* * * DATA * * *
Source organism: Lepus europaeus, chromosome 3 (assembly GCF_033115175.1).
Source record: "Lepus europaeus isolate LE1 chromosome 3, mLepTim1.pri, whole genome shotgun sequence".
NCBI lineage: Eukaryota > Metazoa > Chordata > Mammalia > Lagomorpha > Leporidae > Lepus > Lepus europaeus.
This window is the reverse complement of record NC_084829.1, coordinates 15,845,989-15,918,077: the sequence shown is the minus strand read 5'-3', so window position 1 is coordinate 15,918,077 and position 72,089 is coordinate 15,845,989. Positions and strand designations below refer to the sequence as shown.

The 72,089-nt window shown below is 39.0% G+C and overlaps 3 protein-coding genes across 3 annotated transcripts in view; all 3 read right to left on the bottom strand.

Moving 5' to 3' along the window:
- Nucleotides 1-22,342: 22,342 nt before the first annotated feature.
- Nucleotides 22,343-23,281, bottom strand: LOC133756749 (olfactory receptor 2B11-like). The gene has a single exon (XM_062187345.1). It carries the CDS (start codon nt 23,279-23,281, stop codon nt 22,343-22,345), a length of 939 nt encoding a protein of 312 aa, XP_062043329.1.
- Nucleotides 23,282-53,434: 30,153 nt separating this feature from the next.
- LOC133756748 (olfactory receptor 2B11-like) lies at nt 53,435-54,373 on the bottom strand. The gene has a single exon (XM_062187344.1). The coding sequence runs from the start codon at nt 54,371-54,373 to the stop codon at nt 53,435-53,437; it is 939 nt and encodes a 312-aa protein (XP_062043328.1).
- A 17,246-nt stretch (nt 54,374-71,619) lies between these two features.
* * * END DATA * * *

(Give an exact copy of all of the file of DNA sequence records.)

Source organism: Lepus europaeus, chromosome 3 (assembly GCF_033115175.1).
Source record: "Lepus europaeus isolate LE1 chromosome 3, mLepTim1.pri, whole genome shotgun sequence".
NCBI lineage: Eukaryota > Metazoa > Chordata > Mammalia > Lagomorpha > Leporidae > Lepus > Lepus europaeus.
This window is the reverse complement of record NC_084829.1, coordinates 15,845,989-15,918,077: the sequence shown is the minus strand read 5'-3', so window position 1 is coordinate 15,918,077 and position 72,089 is coordinate 15,845,989. Positions and strand designations below refer to the sequence as shown.

The 72,089-nt window shown below is 39.0% G+C and overlaps 3 protein-coding genes across 3 annotated transcripts in view; all 3 read right to left on the bottom strand.

Moving 5' to 3' along the window:
- Nucleotides 1-22,342: 22,342 nt before the first annotated feature.
- Nucleotides 22,343-23,281, bottom strand: LOC133756749 (olfactory receptor 2B11-like). The gene has a single exon (XM_062187345.1). It carries the CDS (start codon nt 23,279-23,281, stop codon nt 22,343-22,345), a length of 939 nt encoding a protein of 312 aa, XP_062043329.1.
- Nucleotides 23,282-53,434: 30,153 nt separating this feature from the next.
- LOC133756748 (olfactory receptor 2B11-like) lies at nt 53,435-54,373 on the bottom strand. The gene has a single exon (XM_062187344.1). The coding sequence runs from the start codon at nt 54,371-54,373 to the stop codon at nt 53,435-53,437; it is 939 nt and encodes a 312-aa protein (XP_062043328.1).
- A 17,246-nt stretch (nt 54,374-71,619) lies between these two features.